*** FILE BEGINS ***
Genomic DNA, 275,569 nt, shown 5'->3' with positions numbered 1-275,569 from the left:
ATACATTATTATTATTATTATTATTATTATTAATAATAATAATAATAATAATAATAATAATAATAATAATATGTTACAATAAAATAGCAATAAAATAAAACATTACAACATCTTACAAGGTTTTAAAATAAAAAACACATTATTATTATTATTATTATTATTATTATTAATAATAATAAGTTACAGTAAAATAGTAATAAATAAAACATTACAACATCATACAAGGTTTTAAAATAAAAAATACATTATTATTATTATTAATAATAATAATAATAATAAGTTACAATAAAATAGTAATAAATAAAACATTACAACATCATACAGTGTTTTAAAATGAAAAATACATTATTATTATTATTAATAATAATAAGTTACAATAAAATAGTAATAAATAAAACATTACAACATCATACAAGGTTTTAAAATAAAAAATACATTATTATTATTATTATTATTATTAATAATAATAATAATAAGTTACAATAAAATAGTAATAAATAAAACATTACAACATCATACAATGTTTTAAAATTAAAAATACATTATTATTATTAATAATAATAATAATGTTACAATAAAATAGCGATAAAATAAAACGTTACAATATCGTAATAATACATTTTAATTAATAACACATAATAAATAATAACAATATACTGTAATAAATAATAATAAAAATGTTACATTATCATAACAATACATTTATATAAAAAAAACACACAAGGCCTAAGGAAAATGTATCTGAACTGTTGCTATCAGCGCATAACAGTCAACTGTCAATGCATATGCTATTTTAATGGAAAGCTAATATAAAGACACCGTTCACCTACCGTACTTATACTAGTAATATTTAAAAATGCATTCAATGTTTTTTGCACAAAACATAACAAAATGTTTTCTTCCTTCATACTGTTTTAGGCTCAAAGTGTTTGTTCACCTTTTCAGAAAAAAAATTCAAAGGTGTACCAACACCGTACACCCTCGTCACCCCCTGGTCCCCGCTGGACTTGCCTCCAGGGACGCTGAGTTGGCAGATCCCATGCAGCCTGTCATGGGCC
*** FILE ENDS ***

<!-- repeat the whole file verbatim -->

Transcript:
Genomic DNA, 275,569 nt, shown 5'->3' with positions numbered 1-275,569 from the left:
ATACATTATTATTATTATTATTATTATTATTAATAATAATAATAATAATAATAATAATAATAATAATAATATGTTACAATAAAATAGCAATAAAATAAAACATTACAACATCTTACAAGGTTTTAAAATAAAAAACACATTATTATTATTATTATTATTATTATTATTAATAATAATAAGTTACAGTAAAATAGTAATAAATAAAACATTACAACATCATACAAGGTTTTAAAATAAAAAATACATTATTATTATTATTAATAATAATAATAATAATAAGTTACAATAAAATAGTAATAAATAAAACATTACAACATCATACAGTGTTTTAAAATGAAAAATACATTATTATTATTATTAATAATAATAAGTTACAATAAAATAGTAATAAATAAAACATTACAACATCATACAAGGTTTTAAAATAAAAAATACATTATTATTATTATTATTATTATTAATAATAATAATAATAAGTTACAATAAAATAGTAATAAATAAAACATTACAACATCATACAATGTTTTAAAATTAAAAATACATTATTATTATTAATAATAATAATAATGTTACAATAAAATAGCGATAAAATAAAACGTTACAATATCGTAATAATACATTTTAATTAATAACACATAATAAATAATAACAATATACTGTAATAAATAATAATAAAAATGTTACATTATCATAACAATACATTTATATAAAAAAAACACACAAGGCCTAAGGAAAATGTATCTGAACTGTTGCTATCAGCGCATAACAGTCAACTGTCAATGCATATGCTATTTTAATGGAAAGCTAATATAAAGACACCGTTCACCTACCGTACTTATACTAGTAATATTTAAAAATGCATTCAATGTTTTTTGCACAAAACATAACAAAATGTTTTCTTCCTTCATACTGTTTTAGGCTCAAAGTGTTTGTTCACCTTTTCAGAAAAAAAATTCAAAGGTGTACCAACACCGTACACCCTCGTCACCCCCTGGTCCCCGCTGGACTTGCCTCCAGGGACGCTGAGTTGGCAGATCCCATGCAGCCTGTCATGGGCC